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News Release

For Immediate Release — October 3, 2011

UT’s New Dairy to Research Animal and Environmental Best Management Practices

Tours at New Dairy

Charlie Young, on-site manager of the new University of Tennessee Little River Animal and Environmental Unit, shows off the state-of-the-art milking operations. Photo by P. McDaniels, UT Institute of Agriculture.

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Little River Animal and Environmental Unit

Nestled in the idyllic foothills of the Great Smoky Mountains National Park, UT AgReserach's newest dairy and environmental research facillity is expected to support 200-250 milking cows.

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Ribbon Cutting and Open House Celebrate Facility’s Grand Opening

WALLAND, Tenn. University of Tennessee officials hosted an enthusiastic group of some 125 dairy farmers, Blount County leaders, and representatives from state government and the agricultural industry on Friday, Sept. 30, as the University officially opened its new research dairy.

A number of officials, including new UT Institute of Agriculture Chancellor Larry Arrington, Tennessee Dairy Producers President Tony White and Blount County Mayor Ed Mitchell gleefully cut the ribbon to open the $12.5 million, 529-acre facility, but the bigger story was the huge turnout for the Sunday, Oct. 2, Community Open House. A crowd estimated to exceed well over 1,000 visited the grounds from 2 until 5 p.m.

The new outdoor lab features state-of-the-art milking operations designed with best management practices and maximum animal comfort in mind. This should be of utmost importance to the 200 or so Holsteins that will soon call the farm home.

Dr. Lannett Edwards, a researcher in the UT Department of Animal Science who plans to utilize the facility, had one word to describe the quality the new farm, “Wow!” Edwards explained the importance of the animal friendly design, which emphasizes cow comfort, and how cow comfort can also contribute to milk quality and the success of an operation. In an address at the ribbon cutting, she also explained the importance of research farms to current and future farmers. “This is where we are going to train our youth and develop our leaders of tomorrow as well as conduct high quality, industry-relevant research,” she said.

Additional features of the new farm include laboratories engineered for a variety of scientific studies involving animal and environmental interactions, including waste management and water quality studies as well as land use and other environmental studies.

Environmental studies? Yes! The University of Tennessee’s new Little River Animal and Environmental Unit is much more than your average dairy. Although it is equipped with state-of-the-art milking operations, the facility is designed to help scientists investigate the interactions between animal agriculture and the environment. Dr. Shawn Hawkins of UT’s Department of Biosystems Engineering and Soil Science explained that aspect of the facility’s mission just prior to the ribbon cutting.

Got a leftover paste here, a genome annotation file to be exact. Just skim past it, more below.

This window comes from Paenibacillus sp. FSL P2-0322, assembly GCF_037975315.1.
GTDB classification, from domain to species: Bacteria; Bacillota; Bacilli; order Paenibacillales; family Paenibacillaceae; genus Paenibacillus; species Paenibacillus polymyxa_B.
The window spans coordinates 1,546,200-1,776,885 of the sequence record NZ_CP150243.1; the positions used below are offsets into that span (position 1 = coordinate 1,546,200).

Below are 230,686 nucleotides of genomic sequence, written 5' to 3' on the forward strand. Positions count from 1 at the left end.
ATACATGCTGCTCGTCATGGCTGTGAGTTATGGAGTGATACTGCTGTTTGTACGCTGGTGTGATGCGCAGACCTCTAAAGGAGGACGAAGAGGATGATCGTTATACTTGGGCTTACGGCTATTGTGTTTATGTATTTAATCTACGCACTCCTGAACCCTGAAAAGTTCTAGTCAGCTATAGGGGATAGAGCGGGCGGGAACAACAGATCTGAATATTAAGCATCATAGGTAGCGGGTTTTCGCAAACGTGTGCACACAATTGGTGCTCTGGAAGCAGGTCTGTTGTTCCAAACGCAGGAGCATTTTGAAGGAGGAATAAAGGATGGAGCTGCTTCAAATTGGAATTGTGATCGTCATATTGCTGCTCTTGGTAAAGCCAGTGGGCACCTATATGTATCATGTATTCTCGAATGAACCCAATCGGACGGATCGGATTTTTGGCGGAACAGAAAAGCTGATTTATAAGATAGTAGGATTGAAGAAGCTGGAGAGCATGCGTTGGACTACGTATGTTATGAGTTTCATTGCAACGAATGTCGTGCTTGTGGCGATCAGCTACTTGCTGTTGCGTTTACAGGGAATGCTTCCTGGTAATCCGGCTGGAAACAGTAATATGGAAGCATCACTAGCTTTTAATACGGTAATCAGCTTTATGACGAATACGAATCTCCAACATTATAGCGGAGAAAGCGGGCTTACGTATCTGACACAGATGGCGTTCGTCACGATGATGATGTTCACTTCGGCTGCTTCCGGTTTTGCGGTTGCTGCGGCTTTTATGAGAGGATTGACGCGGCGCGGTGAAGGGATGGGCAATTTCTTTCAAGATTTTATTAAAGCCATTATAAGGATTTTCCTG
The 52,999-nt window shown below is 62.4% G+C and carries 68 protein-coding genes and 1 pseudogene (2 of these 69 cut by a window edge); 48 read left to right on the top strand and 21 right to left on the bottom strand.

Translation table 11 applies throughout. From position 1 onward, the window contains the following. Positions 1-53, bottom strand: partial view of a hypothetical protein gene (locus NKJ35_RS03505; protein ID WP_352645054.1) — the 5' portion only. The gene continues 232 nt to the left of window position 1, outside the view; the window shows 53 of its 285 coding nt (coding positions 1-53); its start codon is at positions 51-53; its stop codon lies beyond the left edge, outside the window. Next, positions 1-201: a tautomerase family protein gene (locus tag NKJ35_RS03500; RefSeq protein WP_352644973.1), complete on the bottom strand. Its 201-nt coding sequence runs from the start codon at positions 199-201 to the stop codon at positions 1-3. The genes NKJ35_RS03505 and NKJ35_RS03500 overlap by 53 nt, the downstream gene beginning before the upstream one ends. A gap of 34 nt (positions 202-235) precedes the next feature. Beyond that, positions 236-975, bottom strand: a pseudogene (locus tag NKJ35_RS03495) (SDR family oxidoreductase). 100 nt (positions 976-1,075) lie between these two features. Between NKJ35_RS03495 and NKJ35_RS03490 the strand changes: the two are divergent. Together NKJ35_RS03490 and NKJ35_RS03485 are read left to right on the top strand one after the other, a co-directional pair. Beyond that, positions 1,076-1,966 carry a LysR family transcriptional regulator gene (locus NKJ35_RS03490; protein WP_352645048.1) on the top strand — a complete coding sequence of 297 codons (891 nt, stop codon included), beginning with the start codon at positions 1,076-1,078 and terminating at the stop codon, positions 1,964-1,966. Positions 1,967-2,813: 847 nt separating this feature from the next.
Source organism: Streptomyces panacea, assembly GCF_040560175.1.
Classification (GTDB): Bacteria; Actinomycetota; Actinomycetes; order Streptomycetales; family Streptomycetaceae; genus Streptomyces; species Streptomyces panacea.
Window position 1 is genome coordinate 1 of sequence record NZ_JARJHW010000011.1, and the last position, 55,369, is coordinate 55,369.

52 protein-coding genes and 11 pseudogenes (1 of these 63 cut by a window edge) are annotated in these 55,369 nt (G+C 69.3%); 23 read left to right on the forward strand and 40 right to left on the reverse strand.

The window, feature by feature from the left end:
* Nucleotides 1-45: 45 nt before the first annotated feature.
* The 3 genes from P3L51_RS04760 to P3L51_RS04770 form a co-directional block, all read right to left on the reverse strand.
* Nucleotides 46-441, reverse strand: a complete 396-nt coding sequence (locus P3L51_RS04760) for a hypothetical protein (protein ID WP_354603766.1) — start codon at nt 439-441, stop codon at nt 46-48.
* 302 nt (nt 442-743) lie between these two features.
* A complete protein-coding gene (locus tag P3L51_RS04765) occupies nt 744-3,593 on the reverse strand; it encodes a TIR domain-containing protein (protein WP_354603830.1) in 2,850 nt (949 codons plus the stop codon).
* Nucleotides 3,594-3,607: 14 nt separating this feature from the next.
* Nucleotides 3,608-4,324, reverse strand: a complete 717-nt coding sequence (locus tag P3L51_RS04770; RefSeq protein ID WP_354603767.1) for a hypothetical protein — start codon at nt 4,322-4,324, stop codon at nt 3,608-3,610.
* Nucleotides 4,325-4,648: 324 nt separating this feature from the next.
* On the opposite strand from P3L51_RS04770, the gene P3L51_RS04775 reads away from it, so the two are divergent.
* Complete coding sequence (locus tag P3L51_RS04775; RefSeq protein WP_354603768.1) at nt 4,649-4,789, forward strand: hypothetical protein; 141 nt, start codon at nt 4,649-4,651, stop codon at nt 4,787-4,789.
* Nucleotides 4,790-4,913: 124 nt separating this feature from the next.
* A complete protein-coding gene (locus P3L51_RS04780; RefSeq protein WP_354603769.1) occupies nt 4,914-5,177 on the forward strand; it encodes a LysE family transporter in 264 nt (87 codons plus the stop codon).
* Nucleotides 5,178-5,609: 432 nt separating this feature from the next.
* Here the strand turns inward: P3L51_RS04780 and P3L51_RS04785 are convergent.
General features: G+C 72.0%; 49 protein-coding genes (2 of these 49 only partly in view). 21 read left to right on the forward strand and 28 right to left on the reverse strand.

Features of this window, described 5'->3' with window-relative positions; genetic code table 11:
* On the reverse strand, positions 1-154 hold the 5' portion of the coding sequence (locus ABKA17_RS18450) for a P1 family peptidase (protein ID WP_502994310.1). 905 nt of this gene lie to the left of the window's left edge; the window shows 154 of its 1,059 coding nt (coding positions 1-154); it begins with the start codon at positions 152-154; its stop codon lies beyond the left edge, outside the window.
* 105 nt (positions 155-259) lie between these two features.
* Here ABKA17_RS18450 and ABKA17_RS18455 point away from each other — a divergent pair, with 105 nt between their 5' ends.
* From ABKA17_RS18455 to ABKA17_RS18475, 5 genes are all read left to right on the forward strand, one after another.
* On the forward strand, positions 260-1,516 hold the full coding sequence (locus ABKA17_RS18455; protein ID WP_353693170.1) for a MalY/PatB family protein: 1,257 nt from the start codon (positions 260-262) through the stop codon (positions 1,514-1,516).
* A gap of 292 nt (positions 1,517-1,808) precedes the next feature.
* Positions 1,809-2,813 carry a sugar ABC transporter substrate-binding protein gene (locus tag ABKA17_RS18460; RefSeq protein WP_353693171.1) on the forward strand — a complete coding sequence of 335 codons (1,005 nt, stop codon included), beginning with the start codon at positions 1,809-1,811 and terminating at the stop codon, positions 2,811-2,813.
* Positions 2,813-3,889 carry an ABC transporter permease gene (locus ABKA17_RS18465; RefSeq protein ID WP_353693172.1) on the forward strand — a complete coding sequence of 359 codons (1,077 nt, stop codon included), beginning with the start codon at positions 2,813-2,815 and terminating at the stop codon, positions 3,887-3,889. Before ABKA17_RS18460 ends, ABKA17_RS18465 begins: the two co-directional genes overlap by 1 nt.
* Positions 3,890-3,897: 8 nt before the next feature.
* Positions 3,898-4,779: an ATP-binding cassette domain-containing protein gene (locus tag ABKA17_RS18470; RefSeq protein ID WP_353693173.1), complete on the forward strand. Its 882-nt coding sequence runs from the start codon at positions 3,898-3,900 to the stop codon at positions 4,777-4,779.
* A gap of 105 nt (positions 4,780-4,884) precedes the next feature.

"This facility will contribute to our understanding of how water and nutrients move through the environment," he said. Before the facility was built, UT AgResearch collected valuable baseline data that will help measure the effects of animal agriculture on local natural resources, he said.

Dr. Bobby Simpson, director of UT’s East Tennessee AgResearch and Education Center oversees the operations of the new dairy, which is nestled in the idyllic foothills of the Great Smoky Mountains National Park. He emphatically agrees about the importance of researching the human-animal-environment interactions. “We couldn’t ask for a better place to research agricultural practices while at the same time demonstrating excellent stewardship of natural resources,” he said.

All interested visitors were treated to a tour of the state-of-the-art milking parlor and the other operations of the farm. A few young heifers that already call the farm home were on hand to greet visitors, and additional activities at the Open House included guided tours of the farm – on foot or on tractor-drawn wagons – and a hay maze and pumpkin painting for youth. Refreshments were also available while supplies lasted. (They were dairy related, of course!)

“We thought everyone would enjoy the opportunity to see the place before operations got underway,” explains Simpson.

Once fully operational, the research facility will support a herd of between 200 and 250 milking cows. The new facility replaces the original 188-acre UT Dairy that once operated on the banks of the Tennessee River in Knoxville across from the UT Institute of Agriculture campus.

Charlie Young will serve as the on-site manager of the new unit and will oversee its day-to-day operations.

For more information about the facility, visit the website: 

Including the new Little River Animal and Environmental Unit in Walland, UT’s East Tennessee AgResearch and Education Center consists of six separate outdoor research facilities in Blount and Knox counties. The center is part of the UT AgResearch system of 10 research and education centers across the state. UT AgResearch is a division of the UT Institute of Agriculture, which provides instruction, research and public service through UT AgResearch, the UT College of Agricultural Sciences and Natural Resources, the UT College of Veterinary Medicine, and UT Extension offices in every county in the state.



Dr. Bobby Simpson, Director, UT East Tennessee AgResearch and Education Center, 865-974-7201

Patricia McDaniels, UTIA Marketing and Communications, 615-835-4570,